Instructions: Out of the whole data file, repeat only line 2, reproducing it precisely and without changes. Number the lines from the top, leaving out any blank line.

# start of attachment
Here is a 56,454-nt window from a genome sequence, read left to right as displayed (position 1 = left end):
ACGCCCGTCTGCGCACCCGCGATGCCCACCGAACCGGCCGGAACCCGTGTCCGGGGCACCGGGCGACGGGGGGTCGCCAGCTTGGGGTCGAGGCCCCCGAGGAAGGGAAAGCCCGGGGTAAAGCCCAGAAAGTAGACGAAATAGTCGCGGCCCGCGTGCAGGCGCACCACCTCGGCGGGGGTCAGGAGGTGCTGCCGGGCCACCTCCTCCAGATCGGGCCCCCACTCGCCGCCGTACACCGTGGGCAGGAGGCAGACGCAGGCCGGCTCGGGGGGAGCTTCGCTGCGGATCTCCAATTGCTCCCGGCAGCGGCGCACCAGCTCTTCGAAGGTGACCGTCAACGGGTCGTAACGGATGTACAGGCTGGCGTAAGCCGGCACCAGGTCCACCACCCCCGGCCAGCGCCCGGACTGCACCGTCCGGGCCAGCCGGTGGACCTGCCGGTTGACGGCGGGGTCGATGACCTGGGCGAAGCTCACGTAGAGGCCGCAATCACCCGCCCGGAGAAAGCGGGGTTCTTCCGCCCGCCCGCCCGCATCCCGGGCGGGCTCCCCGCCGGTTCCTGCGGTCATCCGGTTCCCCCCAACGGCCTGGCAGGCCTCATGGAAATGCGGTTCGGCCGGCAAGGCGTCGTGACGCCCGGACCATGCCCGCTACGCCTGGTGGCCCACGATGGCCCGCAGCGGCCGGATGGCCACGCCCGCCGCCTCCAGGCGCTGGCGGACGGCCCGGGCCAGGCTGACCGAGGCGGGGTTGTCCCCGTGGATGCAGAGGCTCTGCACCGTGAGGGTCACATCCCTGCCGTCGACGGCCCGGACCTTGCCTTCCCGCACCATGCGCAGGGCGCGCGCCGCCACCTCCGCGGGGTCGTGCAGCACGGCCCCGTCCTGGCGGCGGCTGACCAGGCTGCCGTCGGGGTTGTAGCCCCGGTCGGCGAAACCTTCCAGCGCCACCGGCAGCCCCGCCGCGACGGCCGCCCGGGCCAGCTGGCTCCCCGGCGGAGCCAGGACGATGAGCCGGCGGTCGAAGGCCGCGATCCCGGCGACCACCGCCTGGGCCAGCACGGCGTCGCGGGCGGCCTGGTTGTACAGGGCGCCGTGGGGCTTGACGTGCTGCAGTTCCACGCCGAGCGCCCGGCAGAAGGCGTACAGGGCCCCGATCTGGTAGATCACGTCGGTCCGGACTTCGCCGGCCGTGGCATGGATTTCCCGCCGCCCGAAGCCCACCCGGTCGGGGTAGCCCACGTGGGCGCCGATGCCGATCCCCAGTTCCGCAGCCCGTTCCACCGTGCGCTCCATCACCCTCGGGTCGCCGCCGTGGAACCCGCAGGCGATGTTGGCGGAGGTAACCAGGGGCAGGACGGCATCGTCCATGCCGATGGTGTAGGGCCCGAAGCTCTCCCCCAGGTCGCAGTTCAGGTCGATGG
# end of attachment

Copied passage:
ACGCCCGTCTGCGCACCCGCGATGCCCACCGAACCGGCCGGAACCCGTGTCCGGGGCACCGGGCGACGGGGGGTCGCCAGCTTGGGGTCGAGGCCCCCGAGGAAGGGAAAGCCCGGGGTAAAGCCCAGAAAGTAGACGAAATAGTCGCGGCCCGCGTGCAGGCGCACCACCTCGGCGGGGGTCAGGAGGTGCTGCCGGGCCACCTCCTCCAGATCGGGCCCCCACTCGCCGCCGTACACCGTGGGCAGGAGGCAGACGCAGGCCGGCTCGGGGGGAGCTTCGCTGCGGATCTCCAATTGCTCCCGGCAGCGGCGCACCAGCTCTTCGAAGGTGACCGTCAACGGGTCGTAACGGATGTACAGGCTGGCGTAAGCCGGCACCAGGTCCACCACCCCCGGCCAGCGCCCGGACTGCACCGTCCGGGCCAGCCGGTGGACCTGCCGGTTGACGGCGGGGTCGATGACCTGGGCGAAGCTCACGTAGAGGCCGCAATCACCCGCCCGGAGAAAGCGGGGTTCTTCCGCCCGCCCGCCCGCATCCCGGGCGGGCTCCCCGCCGGTTCCTGCGGTCATCCGGTTCCCCCCAACGGCCTGGCAGGCCTCATGGAAATGCGGTTCGGCCGGCAAGGCGTCGTGACGCCCGGACCATGCCCGCTACGCCTGGTGGCCCACGATGGCCCGCAGCGGCCGGATGGCCACGCCCGCCGCCTCCAGGCGCTGGCGGACGGCCCGGGCCAGGCTGACCGAGGCGGGGTTGTCCCCGTGGATGCAGAGGCTCTGCACCGTGAGGGTCACATCCCTGCCGTCGACGGCCCGGACCTTGCCTTCCCGCACCATGCGCAGGGCGCGCGCCGCCACCTCCGCGGGGTCGTGCAGCACGGCCCCGTCCTGGCGGCGGCTGACCAGGCTGCCGTCGGGGTTGTAGCCCCGGTCGGCGAAACCTTCCAGCGCCACCGGCAGCCCCGCCGCGACGGCCGCCCGGGCCAGCTGGCTCCCCGGCGGAGCCAGGACGATGAGCCGGCGGTCGAAGGCCGCGATCCCGGCGACCACCGCCTGGGCCAGCACGGCGTCGCGGGCGGCCTGGTTGTACAGGGCGCCGTGGGGCTTGACGTGCTGCAGTTCCACGCCGAGCGCCCGGCAGAAGGCGTACAGGGCCCCGATCTGGTAGATCACGTCGGTCCGGACTTCGCCGGCCGTGGCATGGATTTCCCGCCGCCCGAAGCCCACCCGGTCGGGGTAGCCCACGTGGGCGCCGATGCCGATCCCCAGTTCCGCAGCCCGTTCCACCGTGCGCTCCATCACCCTCGGGTCGCCGCCGTGGAACCCGCAGGCGATGTTGGCGGAGGTAACCAGGGGCAGGACGGCATCGTCCATGCCGATGGTGTAGGGCCCGAAGCTCTCCCCCAGGTCGCAGTTCAGGTCGATGG